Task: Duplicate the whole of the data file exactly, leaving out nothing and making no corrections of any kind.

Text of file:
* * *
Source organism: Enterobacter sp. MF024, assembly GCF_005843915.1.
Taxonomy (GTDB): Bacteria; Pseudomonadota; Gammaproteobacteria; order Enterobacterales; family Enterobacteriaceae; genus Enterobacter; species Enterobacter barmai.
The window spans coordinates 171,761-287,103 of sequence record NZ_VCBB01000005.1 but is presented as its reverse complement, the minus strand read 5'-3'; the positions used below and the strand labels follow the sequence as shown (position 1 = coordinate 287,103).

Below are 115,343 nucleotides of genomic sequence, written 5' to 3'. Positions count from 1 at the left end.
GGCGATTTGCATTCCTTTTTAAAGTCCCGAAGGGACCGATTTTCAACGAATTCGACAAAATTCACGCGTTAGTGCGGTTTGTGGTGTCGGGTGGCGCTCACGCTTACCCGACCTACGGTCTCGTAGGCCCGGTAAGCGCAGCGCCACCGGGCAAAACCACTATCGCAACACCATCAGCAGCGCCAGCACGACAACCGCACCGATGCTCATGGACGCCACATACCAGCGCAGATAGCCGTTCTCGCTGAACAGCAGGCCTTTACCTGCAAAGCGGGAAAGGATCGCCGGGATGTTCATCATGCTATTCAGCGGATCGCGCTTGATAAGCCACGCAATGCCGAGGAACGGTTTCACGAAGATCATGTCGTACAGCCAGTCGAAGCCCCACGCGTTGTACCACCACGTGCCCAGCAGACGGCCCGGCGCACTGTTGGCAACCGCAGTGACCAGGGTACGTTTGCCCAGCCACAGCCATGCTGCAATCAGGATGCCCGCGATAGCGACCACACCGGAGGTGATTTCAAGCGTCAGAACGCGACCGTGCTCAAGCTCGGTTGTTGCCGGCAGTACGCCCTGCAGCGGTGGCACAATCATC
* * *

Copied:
Source organism: Enterobacter sp. MF024, assembly GCF_005843915.1.
Taxonomy (GTDB): Bacteria; Pseudomonadota; Gammaproteobacteria; order Enterobacterales; family Enterobacteriaceae; genus Enterobacter; species Enterobacter barmai.
The window spans coordinates 171,761-287,103 of sequence record NZ_VCBB01000005.1 but is presented as its reverse complement, the minus strand read 5'-3'; the positions used below and the strand labels follow the sequence as shown (position 1 = coordinate 287,103).

Below are 115,343 nucleotides of genomic sequence, written 5' to 3'. Positions count from 1 at the left end.
GGCGATTTGCATTCCTTTTTAAAGTCCCGAAGGGACCGATTTTCAACGAATTCGACAAAATTCACGCGTTAGTGCGGTTTGTGGTGTCGGGTGGCGCTCACGCTTACCCGACCTACGGTCTCGTAGGCCCGGTAAGCGCAGCGCCACCGGGCAAAACCACTATCGCAACACCATCAGCAGCGCCAGCACGACAACCGCACCGATGCTCATGGACGCCACATACCAGCGCAGATAGCCGTTCTCGCTGAACAGCAGGCCTTTACCTGCAAAGCGGGAAAGGATCGCCGGGATGTTCATCATGCTATTCAGCGGATCGCGCTTGATAAGCCACGCAATGCCGAGGAACGGTTTCACGAAGATCATGTCGTACAGCCAGTCGAAGCCCCACGCGTTGTACCACCACGTGCCCAGCAGACGGCCCGGCGCACTGTTGGCAACCGCAGTGACCAGGGTACGTTTGCCCAGCCACAGCCATGCTGCAATCAGGATGCCCGCGATAGCGACCACACCGGAGGTGATTTCAAGCGTCAGAACGCGACCGTGCTCAAGCTCGGTTGTTGCCGGCAGTACGCCCTGCAGCGGTGGCACAATCATC